The persistent pack of dog-owners who want a dog run in historic Fort Greene Park are barking up the wrong tree.
“Nobody wants a dog run near their part of the park,” said Ruth Goldstein, of the Fort Greene Park Conservancy, citing unsanitary conditions and noise in pooch pens, which is why the popular Hillside Dog Park in Brooklyn Heights was built near the Brooklyn–Queens Expressway, far from steady pedestrian traffic.
Even if residents could agree on the proper site, Goldstein said, the park’s landmark status would make it tough to get city approval to turn a large parcel into a dogs-only zone.
Perhaps it’s for the best, some dog owners said. After all, dogs are allowed to be off their leashes between 9 pm and 9 am in Fort Greene Park — but the Parks Department doesn’t typically allow off-leash hours in parks that have on-site dog runs.
“It’s an either–or proposition,” said Taylor Antrim, author of the acclaimed debut novel “The Headmaster Ritual,” who was out for a walk Monday evening with his dog, Izzy. He said he’d rather keep things the way they are.
“I like getting up early and having all the dogs run around,” he said.
Not everyone is a morning person, which is why supporters of a dog run continue to bring up the proposal at neighborhood meetings and on community Web sites.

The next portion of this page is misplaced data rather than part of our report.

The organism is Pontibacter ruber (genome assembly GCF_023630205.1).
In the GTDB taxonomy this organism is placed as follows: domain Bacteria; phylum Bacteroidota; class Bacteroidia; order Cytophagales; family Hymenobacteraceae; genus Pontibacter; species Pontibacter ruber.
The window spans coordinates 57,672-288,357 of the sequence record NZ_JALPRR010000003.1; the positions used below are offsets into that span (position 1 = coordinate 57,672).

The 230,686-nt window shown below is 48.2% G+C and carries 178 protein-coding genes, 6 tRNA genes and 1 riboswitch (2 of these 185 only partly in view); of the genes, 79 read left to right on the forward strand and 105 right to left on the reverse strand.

But others said that a dog run, however worthwhile, would be too big for the park.
“It’s a historic landmark, so we have to think carefully about how we use it,” said Celine Suarez.
But some dog lovers like having a formal penned-in area for their pups to prowl.
“It’s frustrating; I’ve thought about moving out of here because there’s no dog run in the park,” said Faith Moisan, who added that off-leash hours aren’t appropriate for her two small pups because they are liable to run right out of the park.
Plus, she does not like the idea of being in the park after dark just so she can release her hounds.
“I don’t feel comfortable coming here after 9 pm,” she said.